Standardised recipes are costed based upon specific portion sizes. If untrained or poorly supervised employees routinely serve larger than costed portions, you can kiss your profitability goodbye. Costly meat and fish products should be weighed to ensure correct portion size. Ladles of specific sizes should be used to plate menu items. Pies, cakes, and other baked desserts should be cut and served using templates to ensure the correct number of portions are realised from a multi-portion. All kitchen staff must be trained to serve the portion size that has been costed.

Labour, both front-of-house and in the kitchen, is the single largest expense in a food service operation; it is also a continuing challenge to control. Electronic timekeeping systems make it easier for supervisors to verify employee hours, but regardless of system used, supervisors must monitor payroll hours daily. In my experience a ceiling of 20% of VAT exclusive income should be adhered to, to ensure profitability if a 66% profit is achieved.

Benchmarking is the act of measuring and analysing operating performance. In a food service operation there are many things to benchmark, such as meals served and average spend per meal period by day of week; payroll hours by position by meal period or day; and beer, wine, liquor sold per meal period and day of week. When tracked over time, these statistics become the baseline to project and monitor future performance. Benchmarks also allow measurement of customer reaction to foodservice initiatives such as new menus or pricing. Most importantly, benchmarking makes supervisors more knowledgeable about their operations. Such knowledge translates to improved operations and bottom lines.

Inventories are critical to monitor stock levels, avoid shortages, control pilferage, and determine cost of goods sold. Inventories can also be time consuming and inconvenient for hard working chefs. Inventories sometimes get delegated to poorly trained subordinates who miss or miscount key items. Sloppy inventories contribute to erratic cost of goods sold. Poorly organised storerooms contribute to sloppy inventories. Keys to accurate inventories include well-organized storage areas, knowledgeable individuals conducting inventories, routine and timely inventories, and organised receiving documents, invoices, and credits slips. Delegating counts is acceptable if employees are trained. However, having the same employee conduct all inventories without spot-checking and oversight will invite problems.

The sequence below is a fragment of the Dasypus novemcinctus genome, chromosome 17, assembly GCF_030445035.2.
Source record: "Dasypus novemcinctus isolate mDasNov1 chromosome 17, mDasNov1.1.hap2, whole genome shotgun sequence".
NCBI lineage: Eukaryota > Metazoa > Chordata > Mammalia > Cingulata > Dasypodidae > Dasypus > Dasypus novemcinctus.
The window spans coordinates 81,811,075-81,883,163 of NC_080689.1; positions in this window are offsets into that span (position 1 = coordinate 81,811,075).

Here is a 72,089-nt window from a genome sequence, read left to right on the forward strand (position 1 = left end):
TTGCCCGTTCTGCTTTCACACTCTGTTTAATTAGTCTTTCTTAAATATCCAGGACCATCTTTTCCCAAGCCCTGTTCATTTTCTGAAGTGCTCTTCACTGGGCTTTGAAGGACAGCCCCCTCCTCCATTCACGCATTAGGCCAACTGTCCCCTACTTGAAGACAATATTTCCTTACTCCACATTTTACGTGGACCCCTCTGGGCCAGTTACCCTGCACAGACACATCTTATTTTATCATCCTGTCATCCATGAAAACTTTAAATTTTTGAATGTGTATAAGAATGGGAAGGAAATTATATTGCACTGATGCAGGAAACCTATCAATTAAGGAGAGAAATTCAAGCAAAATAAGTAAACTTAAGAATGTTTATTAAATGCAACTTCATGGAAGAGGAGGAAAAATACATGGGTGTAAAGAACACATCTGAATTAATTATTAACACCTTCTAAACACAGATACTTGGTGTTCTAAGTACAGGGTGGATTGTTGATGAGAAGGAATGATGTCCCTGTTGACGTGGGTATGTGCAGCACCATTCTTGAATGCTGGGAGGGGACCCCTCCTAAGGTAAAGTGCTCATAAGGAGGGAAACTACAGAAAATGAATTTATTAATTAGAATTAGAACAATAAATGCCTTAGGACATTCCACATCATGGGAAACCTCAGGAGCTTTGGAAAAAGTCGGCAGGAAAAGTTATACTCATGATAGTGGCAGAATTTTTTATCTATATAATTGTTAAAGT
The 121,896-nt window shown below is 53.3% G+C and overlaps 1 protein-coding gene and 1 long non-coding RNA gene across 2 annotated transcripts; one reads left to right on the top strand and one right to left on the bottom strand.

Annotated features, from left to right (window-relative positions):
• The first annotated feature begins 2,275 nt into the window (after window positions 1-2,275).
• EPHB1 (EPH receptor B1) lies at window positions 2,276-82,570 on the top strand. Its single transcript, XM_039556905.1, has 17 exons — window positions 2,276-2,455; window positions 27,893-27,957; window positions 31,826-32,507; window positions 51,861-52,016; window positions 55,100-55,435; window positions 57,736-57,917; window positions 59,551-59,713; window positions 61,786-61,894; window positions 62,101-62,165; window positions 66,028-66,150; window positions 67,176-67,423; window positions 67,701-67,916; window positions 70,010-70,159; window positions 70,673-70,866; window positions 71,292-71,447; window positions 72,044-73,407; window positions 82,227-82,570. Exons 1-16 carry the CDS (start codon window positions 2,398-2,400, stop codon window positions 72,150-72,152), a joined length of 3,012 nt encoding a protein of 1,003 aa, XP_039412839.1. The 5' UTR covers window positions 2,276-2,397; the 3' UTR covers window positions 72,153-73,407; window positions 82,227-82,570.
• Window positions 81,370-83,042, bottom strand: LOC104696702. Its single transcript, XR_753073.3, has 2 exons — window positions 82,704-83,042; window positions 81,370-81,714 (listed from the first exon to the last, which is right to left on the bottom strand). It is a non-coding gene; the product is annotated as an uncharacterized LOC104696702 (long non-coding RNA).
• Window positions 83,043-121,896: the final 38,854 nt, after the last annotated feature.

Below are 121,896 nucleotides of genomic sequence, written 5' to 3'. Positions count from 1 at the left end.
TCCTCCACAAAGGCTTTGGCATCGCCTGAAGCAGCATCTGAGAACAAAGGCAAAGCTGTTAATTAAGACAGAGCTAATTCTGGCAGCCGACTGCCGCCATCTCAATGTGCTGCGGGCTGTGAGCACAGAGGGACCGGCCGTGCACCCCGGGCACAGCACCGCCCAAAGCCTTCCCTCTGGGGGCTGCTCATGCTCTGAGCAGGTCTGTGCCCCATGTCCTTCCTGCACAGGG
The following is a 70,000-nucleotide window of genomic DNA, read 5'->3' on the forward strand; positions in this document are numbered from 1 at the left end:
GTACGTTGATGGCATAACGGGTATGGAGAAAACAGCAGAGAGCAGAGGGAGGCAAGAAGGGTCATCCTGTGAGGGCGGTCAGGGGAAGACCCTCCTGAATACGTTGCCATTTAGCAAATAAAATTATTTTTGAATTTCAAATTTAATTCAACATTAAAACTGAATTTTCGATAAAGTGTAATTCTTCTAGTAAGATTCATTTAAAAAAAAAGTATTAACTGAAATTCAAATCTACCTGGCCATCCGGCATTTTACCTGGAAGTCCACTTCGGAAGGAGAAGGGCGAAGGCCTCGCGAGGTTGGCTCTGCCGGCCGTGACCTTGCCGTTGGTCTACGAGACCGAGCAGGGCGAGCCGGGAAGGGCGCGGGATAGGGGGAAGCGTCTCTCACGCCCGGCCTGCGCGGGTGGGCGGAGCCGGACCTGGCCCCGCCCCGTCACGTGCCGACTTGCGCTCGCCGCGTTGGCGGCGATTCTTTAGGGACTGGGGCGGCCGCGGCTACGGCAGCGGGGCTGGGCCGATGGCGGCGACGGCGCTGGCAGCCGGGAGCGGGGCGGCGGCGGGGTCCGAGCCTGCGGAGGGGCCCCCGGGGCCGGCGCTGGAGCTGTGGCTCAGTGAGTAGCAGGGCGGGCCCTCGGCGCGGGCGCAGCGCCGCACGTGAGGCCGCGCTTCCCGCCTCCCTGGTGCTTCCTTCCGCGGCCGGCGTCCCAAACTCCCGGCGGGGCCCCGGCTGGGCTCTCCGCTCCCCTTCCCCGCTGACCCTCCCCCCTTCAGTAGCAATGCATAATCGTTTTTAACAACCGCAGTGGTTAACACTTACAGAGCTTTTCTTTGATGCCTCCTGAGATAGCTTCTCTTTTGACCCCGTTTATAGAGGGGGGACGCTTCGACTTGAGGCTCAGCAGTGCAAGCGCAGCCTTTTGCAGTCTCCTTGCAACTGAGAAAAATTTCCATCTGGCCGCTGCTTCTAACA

Service employees who are trained in the techniques of suggestive selling can improve your average sale value and bottom line. Whenever a new menu is put in place, all servers should be provided a “selling sheet” that gives key information about each entree. Such information should include cooking method, ingredients, time of preparation, and enticing descriptors to help sell each item. Just as standardised recipes are important in the kitchen for consistency of product, selling sheets provide the service staff with the knowledge and information they need to sell the product. In addition to entrees, special training should be given for the suggestive selling of appetisers, desserts, wines, and speciality alcoholic beverages. The time spent providing servers with the information and confidence to sell your food and beverages will yield consistently higher average sales values.

Every month’s budgeted food sales is made up of how many meals are sold and how much each guest spends on average for a meal. By breaking your projections down into meals and average spend per head and posting your daily targets prominently in the kitchen, you provide your servers with goals that connect their daily efforts to your profitability. By comparing month-to-date actual meal counts and average spend per head to projected, you give your employees a day by day record of their progress. Most people are competitive by nature and this simple technique will become a powerful incentive to servers. The same technique can be applied to appetisers, desserts, and bottles of wine sold.

By tracking key benchmark statistics and keeping a daily log of business levels and staffing, foodservice supervisors can develop a routine system of forecasting business levels. While some level of volatility can always be expected in guest patronage, the act of forecasting, when formally done and evaluated after the fact, will assist in maintaining service levels while controlling labour cost.

While some guests are vocal with their opinions, many are not. Food service supervisors should make it easy for guests to provide feedback. Comment cards must be readily available, periodic surveys should be conducted, revenue benchmarks should be analysed to measure guest responses to offerings and initiatives, and employees should be trained to routinely report comments made or overheard to supervisors.